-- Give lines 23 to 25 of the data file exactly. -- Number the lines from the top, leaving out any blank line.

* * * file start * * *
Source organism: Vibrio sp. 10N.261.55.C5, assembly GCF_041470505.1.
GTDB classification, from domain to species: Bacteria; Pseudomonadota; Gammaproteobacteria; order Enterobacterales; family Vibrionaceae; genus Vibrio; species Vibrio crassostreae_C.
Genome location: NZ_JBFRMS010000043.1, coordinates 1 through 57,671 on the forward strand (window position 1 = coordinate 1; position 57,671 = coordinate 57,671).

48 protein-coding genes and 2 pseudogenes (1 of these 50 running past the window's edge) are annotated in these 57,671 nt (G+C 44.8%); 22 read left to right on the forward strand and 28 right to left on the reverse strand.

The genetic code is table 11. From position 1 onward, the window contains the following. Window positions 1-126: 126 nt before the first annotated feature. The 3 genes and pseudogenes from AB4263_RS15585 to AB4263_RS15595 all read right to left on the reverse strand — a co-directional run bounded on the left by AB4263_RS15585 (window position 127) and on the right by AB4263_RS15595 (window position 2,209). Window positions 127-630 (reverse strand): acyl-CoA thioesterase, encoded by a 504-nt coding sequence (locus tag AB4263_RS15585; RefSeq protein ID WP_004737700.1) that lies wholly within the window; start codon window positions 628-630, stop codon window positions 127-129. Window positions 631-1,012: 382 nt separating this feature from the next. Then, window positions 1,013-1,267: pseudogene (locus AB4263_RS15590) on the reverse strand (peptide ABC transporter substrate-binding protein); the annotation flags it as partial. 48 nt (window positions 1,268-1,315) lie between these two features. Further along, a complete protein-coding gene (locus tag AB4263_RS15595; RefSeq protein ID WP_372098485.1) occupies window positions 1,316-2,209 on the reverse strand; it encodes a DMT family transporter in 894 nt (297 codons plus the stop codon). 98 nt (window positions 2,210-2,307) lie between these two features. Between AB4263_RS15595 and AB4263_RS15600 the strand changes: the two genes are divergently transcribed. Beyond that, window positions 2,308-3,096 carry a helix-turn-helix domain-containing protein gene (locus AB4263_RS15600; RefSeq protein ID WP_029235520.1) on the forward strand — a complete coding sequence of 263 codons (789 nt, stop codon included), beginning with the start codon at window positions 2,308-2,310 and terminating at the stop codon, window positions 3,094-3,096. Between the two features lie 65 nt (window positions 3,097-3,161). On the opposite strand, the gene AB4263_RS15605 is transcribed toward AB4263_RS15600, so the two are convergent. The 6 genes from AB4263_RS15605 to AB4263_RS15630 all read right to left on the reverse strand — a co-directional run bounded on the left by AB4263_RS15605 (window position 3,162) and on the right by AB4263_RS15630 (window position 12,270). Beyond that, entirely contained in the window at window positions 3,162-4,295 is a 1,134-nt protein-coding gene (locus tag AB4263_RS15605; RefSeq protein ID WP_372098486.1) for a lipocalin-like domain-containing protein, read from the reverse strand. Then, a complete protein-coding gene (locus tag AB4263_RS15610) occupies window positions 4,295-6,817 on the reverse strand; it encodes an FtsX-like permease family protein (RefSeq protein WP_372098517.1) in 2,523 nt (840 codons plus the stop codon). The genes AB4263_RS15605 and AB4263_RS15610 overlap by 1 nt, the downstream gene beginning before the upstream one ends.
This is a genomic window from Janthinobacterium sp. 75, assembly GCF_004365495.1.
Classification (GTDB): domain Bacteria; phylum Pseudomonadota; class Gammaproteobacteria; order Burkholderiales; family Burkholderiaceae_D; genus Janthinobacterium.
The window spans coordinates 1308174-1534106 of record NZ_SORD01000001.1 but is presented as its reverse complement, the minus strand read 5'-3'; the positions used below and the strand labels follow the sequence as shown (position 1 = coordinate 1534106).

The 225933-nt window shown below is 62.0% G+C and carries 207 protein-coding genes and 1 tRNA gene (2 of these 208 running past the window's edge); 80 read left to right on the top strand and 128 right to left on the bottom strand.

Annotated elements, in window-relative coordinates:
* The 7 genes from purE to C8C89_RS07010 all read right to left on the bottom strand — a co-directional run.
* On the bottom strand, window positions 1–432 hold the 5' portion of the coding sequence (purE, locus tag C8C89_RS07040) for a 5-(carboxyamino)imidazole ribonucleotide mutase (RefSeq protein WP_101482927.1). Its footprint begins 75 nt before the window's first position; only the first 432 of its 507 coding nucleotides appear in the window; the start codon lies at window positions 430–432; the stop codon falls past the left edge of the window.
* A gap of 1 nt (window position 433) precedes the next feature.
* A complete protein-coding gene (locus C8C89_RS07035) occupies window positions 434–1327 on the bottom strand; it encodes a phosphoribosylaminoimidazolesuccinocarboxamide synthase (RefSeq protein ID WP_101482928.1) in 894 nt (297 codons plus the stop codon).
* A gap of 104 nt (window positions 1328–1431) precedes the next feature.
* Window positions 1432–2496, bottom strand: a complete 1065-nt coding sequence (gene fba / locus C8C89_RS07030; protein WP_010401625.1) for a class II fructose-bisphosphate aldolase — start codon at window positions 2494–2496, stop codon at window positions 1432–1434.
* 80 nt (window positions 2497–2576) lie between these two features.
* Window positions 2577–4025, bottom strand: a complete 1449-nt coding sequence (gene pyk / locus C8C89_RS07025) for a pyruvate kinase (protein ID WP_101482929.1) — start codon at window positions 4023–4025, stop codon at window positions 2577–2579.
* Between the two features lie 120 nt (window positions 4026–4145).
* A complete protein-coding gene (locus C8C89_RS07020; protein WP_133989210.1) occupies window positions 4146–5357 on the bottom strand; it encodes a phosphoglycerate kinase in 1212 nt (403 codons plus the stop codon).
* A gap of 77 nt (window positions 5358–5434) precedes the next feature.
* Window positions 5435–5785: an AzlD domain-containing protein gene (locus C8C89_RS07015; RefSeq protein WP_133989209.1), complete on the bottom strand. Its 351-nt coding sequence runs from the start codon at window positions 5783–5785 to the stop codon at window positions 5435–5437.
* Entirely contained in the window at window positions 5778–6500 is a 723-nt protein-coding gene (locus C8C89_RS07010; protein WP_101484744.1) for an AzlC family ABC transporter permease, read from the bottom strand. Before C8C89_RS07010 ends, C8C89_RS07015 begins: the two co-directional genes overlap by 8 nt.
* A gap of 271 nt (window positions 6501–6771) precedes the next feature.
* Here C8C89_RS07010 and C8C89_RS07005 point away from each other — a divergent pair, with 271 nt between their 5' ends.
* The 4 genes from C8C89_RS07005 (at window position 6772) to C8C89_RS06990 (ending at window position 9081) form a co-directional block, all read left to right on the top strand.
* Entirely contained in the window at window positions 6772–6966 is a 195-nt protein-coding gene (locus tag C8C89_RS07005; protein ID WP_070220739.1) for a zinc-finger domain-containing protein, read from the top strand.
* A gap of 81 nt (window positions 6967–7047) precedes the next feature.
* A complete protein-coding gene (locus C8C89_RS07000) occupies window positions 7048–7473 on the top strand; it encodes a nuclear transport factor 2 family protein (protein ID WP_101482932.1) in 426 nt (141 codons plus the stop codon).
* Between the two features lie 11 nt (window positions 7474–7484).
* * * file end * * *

* Entirely contained in the window at window positions 5778–6500 is a 723-nt protein-coding gene (locus C8C89_RS07010; protein WP_101484744.1) for an AzlC family ABC transporter permease, read from the bottom strand. Before C8C89_RS07010 ends, C8C89_RS07015 begins: the two co-directional genes overlap by 8 nt.
* A gap of 271 nt (window positions 6501–6771) precedes the next feature.
* Here C8C89_RS07010 and C8C89_RS07005 point away from each other — a divergent pair, with 271 nt between their 5' ends.